Tuesday, May 11, 2010

Campus safety

Just a week after the horrific murder of Yeardley Love, University of Virginia President John T. Casteen III met with Governor Bob McDonnell to explore ways that changes in state law can make our campuses safer. Casteen believes that UVA would have been able to take preemptive steps to prevent Love's death if university officials had been aware of George Huguely's arrest in Lexington two years ago. Casteen said, such information "would have lit our system." He continued, "It becomes almost an obligation for the student to demonstrate that whatever behavior caused the [issue] has been in some way addressed. We regularly require students to leave the university to undergo psychological or other treatment and in some cases we don’t readmit them."
Perhaps President Casteen is correct in this instance, however it is hard to imagine that any safeguard would provide complete protection against the uncertainties of human behavior. But, perhaps a few changes in state law, with funding, can help universities better protect students. Knowledge is power and colleges and universities should know as much as possible (within reasonable privacy rights) about their students to best assure a safe learning environment.
Whatever approaches are being considered, we must be very careful to not place extra burdens on law enforcement and on our judicial system. Doing so may help one problem while creating many others. The main burden of securing this information should be placed squarely on those who will use it - the college or university.
It seems to me that one fairly simple and reasonably inexpensive change could be the way the Virginia Judicial System reports the status of cases online. Currently, if I want to check up on John Doe's case, his sentence, etc., I have to know which court has jurisdiction so I can conduct a search. Was John busted in Waynesboro or Augusta County? Or was it Albemarle? To conduct an effective search I must have some prior knowledge and be persistent in what may be a time consuming search. If I find the case, great! But, with the current system, I'm not alerted to John's other case(s) pending in Virginia Beach and Harrisonburg.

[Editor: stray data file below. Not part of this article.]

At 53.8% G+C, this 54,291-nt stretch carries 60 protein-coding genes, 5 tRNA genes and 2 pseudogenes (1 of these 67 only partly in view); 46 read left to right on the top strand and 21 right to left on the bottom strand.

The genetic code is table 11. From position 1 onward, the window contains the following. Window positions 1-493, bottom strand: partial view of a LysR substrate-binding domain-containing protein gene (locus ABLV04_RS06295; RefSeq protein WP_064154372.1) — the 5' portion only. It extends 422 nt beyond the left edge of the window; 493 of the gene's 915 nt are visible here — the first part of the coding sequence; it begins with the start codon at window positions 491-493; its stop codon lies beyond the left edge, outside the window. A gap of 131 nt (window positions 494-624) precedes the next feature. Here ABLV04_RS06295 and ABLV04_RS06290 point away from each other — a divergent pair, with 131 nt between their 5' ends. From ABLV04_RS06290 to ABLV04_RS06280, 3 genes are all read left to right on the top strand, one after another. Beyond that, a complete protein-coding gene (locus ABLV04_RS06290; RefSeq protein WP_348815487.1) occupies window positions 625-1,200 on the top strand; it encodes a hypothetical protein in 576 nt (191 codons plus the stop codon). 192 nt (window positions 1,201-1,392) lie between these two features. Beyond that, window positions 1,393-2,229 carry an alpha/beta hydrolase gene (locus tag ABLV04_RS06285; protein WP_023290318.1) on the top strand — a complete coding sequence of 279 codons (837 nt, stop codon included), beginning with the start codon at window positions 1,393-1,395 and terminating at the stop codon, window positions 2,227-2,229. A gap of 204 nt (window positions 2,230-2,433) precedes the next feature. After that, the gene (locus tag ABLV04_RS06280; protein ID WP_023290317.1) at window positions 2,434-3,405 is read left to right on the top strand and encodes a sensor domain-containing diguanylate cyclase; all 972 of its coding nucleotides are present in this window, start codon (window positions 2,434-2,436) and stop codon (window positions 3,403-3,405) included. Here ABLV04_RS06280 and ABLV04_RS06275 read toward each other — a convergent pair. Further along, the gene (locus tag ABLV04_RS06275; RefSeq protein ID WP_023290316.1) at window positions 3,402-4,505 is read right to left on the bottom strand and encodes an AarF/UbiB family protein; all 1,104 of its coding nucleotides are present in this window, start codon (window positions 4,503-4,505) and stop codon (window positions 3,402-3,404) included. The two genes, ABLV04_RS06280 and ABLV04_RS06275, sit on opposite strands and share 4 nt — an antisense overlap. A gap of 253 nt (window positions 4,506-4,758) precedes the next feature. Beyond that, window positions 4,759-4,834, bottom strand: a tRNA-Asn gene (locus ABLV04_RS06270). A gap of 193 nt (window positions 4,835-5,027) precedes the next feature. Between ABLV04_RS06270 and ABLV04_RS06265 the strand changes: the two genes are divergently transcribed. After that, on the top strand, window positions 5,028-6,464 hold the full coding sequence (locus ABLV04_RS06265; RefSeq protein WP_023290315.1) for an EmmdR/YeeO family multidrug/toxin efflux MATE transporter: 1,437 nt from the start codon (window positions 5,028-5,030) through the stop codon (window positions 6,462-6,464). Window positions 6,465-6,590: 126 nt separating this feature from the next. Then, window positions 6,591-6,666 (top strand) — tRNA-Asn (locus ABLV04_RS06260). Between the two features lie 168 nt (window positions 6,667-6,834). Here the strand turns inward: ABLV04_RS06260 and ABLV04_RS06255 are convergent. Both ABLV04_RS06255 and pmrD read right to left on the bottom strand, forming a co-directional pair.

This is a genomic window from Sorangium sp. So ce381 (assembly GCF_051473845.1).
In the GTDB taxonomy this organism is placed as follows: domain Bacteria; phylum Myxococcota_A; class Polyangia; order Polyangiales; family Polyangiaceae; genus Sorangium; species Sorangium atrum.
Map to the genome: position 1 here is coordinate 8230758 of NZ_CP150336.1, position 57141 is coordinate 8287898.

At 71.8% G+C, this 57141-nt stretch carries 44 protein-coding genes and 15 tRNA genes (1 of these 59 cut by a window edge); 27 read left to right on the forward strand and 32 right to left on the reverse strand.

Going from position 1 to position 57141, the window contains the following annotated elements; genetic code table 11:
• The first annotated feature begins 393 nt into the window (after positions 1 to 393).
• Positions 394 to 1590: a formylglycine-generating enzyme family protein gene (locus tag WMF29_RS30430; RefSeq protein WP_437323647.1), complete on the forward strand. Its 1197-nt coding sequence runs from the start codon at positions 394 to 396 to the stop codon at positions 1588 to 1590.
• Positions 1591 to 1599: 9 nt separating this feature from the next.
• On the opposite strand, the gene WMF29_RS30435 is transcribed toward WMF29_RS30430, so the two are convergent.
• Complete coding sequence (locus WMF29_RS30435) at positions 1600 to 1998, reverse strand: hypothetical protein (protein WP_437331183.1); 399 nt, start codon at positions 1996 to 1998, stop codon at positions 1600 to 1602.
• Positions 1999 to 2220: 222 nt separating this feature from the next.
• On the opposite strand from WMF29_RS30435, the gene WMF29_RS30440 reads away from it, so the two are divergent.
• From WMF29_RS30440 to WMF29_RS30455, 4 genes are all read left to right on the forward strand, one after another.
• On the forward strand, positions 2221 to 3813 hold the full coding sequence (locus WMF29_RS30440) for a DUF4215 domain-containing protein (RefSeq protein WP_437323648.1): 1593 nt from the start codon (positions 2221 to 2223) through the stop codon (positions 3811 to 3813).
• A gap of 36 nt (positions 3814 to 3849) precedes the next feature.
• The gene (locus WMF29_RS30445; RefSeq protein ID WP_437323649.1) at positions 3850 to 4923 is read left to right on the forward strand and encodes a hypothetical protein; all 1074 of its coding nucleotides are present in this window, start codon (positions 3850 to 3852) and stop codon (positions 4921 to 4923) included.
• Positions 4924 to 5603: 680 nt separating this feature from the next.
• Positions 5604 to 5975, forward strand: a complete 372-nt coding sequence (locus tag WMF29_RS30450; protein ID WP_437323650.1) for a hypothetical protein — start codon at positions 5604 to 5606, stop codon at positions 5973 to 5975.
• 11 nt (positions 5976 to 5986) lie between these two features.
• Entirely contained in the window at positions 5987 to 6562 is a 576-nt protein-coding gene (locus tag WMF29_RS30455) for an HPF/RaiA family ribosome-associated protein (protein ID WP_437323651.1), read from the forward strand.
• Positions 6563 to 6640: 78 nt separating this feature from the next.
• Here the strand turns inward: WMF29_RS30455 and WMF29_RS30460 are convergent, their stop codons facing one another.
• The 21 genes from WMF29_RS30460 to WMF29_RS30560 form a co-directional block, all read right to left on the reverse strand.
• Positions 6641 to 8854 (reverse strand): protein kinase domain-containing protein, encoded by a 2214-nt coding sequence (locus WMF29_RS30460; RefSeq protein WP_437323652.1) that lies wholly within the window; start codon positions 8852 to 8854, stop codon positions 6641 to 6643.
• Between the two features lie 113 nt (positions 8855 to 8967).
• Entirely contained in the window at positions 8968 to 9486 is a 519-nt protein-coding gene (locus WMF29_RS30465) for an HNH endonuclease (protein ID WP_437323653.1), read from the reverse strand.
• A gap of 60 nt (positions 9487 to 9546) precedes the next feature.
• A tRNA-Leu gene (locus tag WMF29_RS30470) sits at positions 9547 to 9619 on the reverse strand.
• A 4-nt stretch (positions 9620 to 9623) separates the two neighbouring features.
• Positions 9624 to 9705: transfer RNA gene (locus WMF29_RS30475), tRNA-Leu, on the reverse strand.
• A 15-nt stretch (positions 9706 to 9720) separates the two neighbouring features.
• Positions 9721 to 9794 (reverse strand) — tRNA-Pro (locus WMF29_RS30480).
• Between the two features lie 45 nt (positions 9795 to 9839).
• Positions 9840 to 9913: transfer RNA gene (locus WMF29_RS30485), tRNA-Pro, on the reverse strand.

If the Virginia Judicial System had a truly global search of all district and circuit courts, college officials could more effectively and efficiently find out about students arrests, cases, and convictions. The information would be retrievable, but the burden of searching for it would be placed where it belongs - on college and university officials. Surely the technology exists to automate such searches. Both public and private schools would be empowered.
Would this fairly simple change "fix" the problem? No way! Juvenile convictions would not (and should not) be part of the public record. Likewise, we'd not be aware of John's arrest during spring break in Daytona Beach - with many out-of-state and foreign students, college and university officials will remain unaware of criminal issues beyond the commonwealth.
A simple, but partial, solution that is relatively inexpensive and might even be in place during the next academic year. A change that would not pile unnecessary and distracting work on police and courts. And, since all of these court records are already public, there are no significant privacy concerns.

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